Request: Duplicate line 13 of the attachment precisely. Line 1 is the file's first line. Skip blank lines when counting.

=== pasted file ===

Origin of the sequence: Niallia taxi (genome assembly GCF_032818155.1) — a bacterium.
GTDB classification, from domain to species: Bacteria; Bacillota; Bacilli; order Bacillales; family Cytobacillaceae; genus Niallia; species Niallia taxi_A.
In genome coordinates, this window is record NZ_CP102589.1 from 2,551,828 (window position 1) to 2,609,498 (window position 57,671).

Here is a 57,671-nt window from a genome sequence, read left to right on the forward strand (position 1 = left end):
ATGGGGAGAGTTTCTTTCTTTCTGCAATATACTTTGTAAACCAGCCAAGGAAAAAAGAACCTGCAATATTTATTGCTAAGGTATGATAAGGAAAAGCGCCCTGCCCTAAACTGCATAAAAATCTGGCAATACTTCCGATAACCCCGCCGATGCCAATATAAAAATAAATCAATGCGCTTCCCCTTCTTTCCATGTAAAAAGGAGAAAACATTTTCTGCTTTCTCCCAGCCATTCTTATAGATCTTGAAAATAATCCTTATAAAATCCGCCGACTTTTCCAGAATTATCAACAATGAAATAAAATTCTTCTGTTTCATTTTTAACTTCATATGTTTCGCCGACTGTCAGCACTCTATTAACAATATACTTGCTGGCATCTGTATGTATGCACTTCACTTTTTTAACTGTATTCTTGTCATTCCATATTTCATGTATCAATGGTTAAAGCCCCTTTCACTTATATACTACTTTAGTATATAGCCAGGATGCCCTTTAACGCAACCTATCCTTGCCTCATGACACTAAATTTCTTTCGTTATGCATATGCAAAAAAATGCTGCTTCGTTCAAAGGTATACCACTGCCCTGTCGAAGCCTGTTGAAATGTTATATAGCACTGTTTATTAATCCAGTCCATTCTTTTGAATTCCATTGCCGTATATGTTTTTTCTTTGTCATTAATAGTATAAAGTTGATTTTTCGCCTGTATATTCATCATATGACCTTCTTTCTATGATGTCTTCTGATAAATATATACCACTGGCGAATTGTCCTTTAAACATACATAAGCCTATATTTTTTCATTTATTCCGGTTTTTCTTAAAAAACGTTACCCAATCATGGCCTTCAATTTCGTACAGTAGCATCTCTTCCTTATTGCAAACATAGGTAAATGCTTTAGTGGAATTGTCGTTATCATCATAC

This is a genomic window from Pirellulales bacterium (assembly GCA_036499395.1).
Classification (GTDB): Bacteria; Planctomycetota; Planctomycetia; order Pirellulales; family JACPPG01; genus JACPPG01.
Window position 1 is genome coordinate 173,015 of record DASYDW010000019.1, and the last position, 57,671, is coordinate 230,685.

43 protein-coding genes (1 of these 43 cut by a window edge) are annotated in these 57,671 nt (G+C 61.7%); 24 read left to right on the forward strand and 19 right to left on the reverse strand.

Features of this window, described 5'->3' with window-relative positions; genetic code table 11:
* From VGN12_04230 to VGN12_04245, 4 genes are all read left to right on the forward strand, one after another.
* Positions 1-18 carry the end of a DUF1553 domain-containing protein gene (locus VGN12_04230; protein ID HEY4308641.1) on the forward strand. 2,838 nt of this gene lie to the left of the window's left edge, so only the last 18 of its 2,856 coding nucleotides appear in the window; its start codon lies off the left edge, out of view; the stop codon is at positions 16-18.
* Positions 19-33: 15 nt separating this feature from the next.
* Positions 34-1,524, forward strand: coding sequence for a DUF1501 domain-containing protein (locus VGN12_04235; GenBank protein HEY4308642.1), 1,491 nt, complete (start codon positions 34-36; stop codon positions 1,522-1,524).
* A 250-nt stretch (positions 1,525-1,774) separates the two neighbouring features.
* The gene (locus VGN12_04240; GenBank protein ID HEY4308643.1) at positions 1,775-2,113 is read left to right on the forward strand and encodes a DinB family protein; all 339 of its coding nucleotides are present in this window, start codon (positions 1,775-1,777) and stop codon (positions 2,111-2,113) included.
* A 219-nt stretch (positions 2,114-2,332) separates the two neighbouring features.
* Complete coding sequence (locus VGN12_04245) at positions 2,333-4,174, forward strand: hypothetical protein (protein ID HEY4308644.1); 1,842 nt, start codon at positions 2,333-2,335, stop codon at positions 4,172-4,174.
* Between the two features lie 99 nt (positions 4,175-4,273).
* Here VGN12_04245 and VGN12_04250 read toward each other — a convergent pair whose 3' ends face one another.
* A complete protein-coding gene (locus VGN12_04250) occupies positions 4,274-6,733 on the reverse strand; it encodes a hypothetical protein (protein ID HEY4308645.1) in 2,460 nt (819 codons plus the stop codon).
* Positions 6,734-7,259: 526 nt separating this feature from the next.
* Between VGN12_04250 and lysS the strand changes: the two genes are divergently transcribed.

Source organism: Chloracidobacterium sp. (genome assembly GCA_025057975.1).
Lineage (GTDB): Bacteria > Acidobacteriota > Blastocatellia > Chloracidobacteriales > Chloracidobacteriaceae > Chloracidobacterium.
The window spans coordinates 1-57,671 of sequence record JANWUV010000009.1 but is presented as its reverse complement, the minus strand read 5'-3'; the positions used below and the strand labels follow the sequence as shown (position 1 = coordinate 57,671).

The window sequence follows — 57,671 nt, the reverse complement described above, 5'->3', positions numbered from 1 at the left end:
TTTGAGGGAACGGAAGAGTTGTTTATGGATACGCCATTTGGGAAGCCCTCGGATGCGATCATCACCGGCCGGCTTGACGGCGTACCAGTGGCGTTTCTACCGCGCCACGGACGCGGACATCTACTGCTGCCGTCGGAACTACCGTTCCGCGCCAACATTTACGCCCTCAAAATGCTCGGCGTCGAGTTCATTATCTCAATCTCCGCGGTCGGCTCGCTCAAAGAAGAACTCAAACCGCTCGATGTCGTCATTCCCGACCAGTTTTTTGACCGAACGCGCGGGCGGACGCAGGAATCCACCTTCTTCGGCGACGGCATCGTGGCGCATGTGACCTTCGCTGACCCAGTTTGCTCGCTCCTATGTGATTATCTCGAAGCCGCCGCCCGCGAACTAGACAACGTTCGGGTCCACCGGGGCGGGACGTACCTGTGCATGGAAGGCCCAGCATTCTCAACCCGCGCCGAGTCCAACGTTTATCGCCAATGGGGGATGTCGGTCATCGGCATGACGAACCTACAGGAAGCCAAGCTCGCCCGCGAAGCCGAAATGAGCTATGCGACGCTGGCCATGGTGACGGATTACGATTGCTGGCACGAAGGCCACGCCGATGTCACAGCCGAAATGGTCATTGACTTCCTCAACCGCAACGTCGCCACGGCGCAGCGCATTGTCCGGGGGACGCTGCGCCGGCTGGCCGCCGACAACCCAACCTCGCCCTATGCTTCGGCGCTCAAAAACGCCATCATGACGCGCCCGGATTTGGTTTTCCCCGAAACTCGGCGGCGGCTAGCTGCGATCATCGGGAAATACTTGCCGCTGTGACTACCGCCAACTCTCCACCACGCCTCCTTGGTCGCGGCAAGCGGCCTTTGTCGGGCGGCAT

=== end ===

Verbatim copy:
* Positions 19-33: 15 nt separating this feature from the next.